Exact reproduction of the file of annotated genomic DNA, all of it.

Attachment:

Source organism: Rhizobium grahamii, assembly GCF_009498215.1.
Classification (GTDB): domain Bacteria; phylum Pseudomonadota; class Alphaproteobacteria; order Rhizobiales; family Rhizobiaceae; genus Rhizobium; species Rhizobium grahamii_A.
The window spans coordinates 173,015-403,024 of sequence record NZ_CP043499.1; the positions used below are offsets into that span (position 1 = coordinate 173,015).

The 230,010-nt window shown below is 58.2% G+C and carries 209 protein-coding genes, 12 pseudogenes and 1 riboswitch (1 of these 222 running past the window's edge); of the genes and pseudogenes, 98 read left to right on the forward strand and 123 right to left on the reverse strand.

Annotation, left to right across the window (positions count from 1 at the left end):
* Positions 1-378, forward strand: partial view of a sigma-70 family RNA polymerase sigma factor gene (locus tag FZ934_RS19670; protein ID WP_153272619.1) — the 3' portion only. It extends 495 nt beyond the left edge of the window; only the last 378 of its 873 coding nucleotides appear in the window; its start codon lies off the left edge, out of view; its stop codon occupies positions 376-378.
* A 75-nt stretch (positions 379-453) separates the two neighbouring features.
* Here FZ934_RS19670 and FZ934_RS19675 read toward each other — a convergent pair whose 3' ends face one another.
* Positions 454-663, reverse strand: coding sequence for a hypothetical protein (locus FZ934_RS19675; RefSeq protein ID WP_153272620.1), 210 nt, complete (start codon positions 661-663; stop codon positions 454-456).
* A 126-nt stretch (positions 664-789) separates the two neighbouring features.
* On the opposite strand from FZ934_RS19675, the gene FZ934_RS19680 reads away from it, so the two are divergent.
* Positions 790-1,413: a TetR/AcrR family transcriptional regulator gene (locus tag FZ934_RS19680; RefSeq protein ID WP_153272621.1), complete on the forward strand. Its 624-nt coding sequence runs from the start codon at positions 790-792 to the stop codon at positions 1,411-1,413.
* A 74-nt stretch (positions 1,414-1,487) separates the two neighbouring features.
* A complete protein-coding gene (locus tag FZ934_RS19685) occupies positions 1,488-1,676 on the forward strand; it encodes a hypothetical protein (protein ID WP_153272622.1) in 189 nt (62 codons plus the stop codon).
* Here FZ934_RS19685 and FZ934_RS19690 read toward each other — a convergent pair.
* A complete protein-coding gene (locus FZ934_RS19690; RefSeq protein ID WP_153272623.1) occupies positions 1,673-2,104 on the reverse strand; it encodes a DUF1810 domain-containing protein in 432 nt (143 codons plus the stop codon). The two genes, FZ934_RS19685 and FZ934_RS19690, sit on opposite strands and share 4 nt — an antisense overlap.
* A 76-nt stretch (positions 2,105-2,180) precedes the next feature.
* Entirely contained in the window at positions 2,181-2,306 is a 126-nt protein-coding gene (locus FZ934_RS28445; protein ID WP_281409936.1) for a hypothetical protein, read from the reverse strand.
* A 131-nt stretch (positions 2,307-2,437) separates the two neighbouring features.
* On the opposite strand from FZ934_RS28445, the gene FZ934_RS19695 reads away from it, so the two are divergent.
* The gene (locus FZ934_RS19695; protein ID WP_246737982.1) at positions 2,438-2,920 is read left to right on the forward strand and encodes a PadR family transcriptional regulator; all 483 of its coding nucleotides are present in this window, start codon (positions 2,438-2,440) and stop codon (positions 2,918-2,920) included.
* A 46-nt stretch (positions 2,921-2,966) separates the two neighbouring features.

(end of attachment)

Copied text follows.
Source organism: Rhizobium grahamii, assembly GCF_009498215.1.
Classification (GTDB): domain Bacteria; phylum Pseudomonadota; class Alphaproteobacteria; order Rhizobiales; family Rhizobiaceae; genus Rhizobium; species Rhizobium grahamii_A.
The window spans coordinates 173,015-403,024 of sequence record NZ_CP043499.1; the positions used below are offsets into that span (position 1 = coordinate 173,015).

The 230,010-nt window shown below is 58.2% G+C and carries 209 protein-coding genes, 12 pseudogenes and 1 riboswitch (1 of these 222 running past the window's edge); of the genes and pseudogenes, 98 read left to right on the forward strand and 123 right to left on the reverse strand.

Annotation, left to right across the window (positions count from 1 at the left end):
* Positions 1-378, forward strand: partial view of a sigma-70 family RNA polymerase sigma factor gene (locus tag FZ934_RS19670; protein ID WP_153272619.1) — the 3' portion only. It extends 495 nt beyond the left edge of the window; only the last 378 of its 873 coding nucleotides appear in the window; its start codon lies off the left edge, out of view; its stop codon occupies positions 376-378.
* A 75-nt stretch (positions 379-453) separates the two neighbouring features.
* Here FZ934_RS19670 and FZ934_RS19675 read toward each other — a convergent pair whose 3' ends face one another.
* Positions 454-663, reverse strand: coding sequence for a hypothetical protein (locus FZ934_RS19675; RefSeq protein ID WP_153272620.1), 210 nt, complete (start codon positions 661-663; stop codon positions 454-456).
* A 126-nt stretch (positions 664-789) separates the two neighbouring features.
* On the opposite strand from FZ934_RS19675, the gene FZ934_RS19680 reads away from it, so the two are divergent.
* Positions 790-1,413: a TetR/AcrR family transcriptional regulator gene (locus tag FZ934_RS19680; RefSeq protein ID WP_153272621.1), complete on the forward strand. Its 624-nt coding sequence runs from the start codon at positions 790-792 to the stop codon at positions 1,411-1,413.
* A 74-nt stretch (positions 1,414-1,487) separates the two neighbouring features.
* A complete protein-coding gene (locus tag FZ934_RS19685) occupies positions 1,488-1,676 on the forward strand; it encodes a hypothetical protein (protein ID WP_153272622.1) in 189 nt (62 codons plus the stop codon).
* Here FZ934_RS19685 and FZ934_RS19690 read toward each other — a convergent pair.
* A complete protein-coding gene (locus FZ934_RS19690; RefSeq protein ID WP_153272623.1) occupies positions 1,673-2,104 on the reverse strand; it encodes a DUF1810 domain-containing protein in 432 nt (143 codons plus the stop codon). The two genes, FZ934_RS19685 and FZ934_RS19690, sit on opposite strands and share 4 nt — an antisense overlap.
* A 76-nt stretch (positions 2,105-2,180) precedes the next feature.
* Entirely contained in the window at positions 2,181-2,306 is a 126-nt protein-coding gene (locus FZ934_RS28445; protein ID WP_281409936.1) for a hypothetical protein, read from the reverse strand.
* A 131-nt stretch (positions 2,307-2,437) separates the two neighbouring features.
* On the opposite strand from FZ934_RS28445, the gene FZ934_RS19695 reads away from it, so the two are divergent.
* The gene (locus FZ934_RS19695; protein ID WP_246737982.1) at positions 2,438-2,920 is read left to right on the forward strand and encodes a PadR family transcriptional regulator; all 483 of its coding nucleotides are present in this window, start codon (positions 2,438-2,440) and stop codon (positions 2,918-2,920) included.
* A 46-nt stretch (positions 2,921-2,966) separates the two neighbouring features.